November 5, 2008


Iran also ripe for change (Hossein Askari , 11/06/08, Asia Times)

Iran already has one strike called against it - it is on the verge of an economic implosion - and is facing a second and a third strike in rapid succession over the next six months. Indeed, for the first time since the early days of the Iranian revolution in 1979, regime change, more accurately a "velvet" regime change, in Tehran may not be out of the question.

Iran does not have an efficient tax system and relies heavily on oil revenues to finance its expenditures. It is estimated that oil and gas revenues constituted over 75% of total central government revenues in 2006, with tax and non-tax revenues contributing the balance.

A modern government needs an efficient tax system to provide relatively stable revenues, a mechanism for effecting income distribution and a tool for macroeconomic management. In Iran, only government employees pay their complete income tax bill because the tax is taken out of their paychecks; the private sector does whatever is necessary to minimize its tax obligations and hardly anyone pays capital gains taxes. The absence of an effective progressive income tax and a capital gains tax have in turn been a major determinant of Iran's highly skewed income distribution, a large blot on the record of any revolutionary government.

Iran's economic shortfalls have been dramatically exacerbated by widespread and regressive government subsidies, and by administered prices. These were a legacy of the war with Iraq, but the subsidies have been continued for the sake of political expediency. The single largest subsidy, that for gasoline, was in the range of 11-22% of GDP during 1997-2006. Implicit and explicit subsidies typically have accounted for 15-25% of GDP. [....]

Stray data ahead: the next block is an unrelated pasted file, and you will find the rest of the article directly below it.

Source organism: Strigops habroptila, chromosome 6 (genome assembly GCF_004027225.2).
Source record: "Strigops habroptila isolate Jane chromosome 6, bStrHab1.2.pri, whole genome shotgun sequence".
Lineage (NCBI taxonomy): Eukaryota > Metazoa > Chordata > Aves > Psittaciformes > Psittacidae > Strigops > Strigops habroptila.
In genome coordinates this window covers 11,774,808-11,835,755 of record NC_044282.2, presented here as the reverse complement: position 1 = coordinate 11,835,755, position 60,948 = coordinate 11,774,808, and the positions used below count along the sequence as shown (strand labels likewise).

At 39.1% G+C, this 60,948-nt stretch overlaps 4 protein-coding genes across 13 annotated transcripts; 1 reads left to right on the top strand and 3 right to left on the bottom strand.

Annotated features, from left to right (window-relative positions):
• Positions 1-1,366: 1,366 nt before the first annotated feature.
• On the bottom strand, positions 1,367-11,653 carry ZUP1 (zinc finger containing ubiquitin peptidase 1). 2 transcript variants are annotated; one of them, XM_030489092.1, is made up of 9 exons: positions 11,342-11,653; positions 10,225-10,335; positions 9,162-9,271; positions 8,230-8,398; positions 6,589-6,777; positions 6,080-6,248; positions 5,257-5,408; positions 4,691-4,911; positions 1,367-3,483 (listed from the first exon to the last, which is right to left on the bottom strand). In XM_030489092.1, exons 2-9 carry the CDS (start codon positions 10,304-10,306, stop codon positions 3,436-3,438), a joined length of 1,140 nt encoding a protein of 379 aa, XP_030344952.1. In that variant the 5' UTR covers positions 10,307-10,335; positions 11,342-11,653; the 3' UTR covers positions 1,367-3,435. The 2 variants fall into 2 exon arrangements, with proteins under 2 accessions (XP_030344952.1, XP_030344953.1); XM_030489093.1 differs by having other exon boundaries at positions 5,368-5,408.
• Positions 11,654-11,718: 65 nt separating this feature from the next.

The lessons for the regime in Tehran are clear:

1. Immediately develop an economic and financial plan that assumes oil prices of $40 per barrel, with a clear eye and absolute commitment to urgent comprehensive economic and financial reforms. There is no time to waste. Get people who understand supply and demand on this project, not religious and political ideologues.

2. Be prepared to respond to thoughtful "sanction-like policies" that the new US administration might adopt - Iran should at least know its own vulnerabilities even if the US has not recognized them up to now.

3. Elect a president on June 12, 2009, who has little or no baggage, is thoughtful, intelligent and who could appeal to Obama and to the American people.

The regime in Tehran has taken a free ride for the last 20 years. It has put off needed economic reforms. As a result, the average Iranian has become dependent on wasteful subsidies and even then is still barely getting by, while a select few are amassing large fortunes, in the millions of dollars, in the hundreds of millions of dollars and even in the billions of dollars safely abroad.

A confluence of international economic developments and a thoughtful US president would severely test the regime in Tehran. Iran's leaders should keep a low profile, refrain from incendiary rhetoric and instead burn the midnight oil to come up with a viable economic, financial and social plan to face falling oil prices and a new American president.

The lowly forces of supply and demand and a new American president may achieve what the threat of mighty military force and high-profile economic sanctions did not achieve. In the end, Iran may no longer turn out to be the next US president's major foreign policy issue.

The key for a President Obama will be to offer to meet with Ahmedinejad's replacement.

Posted by Orrin Judd at November 5, 2008 4:13 PM
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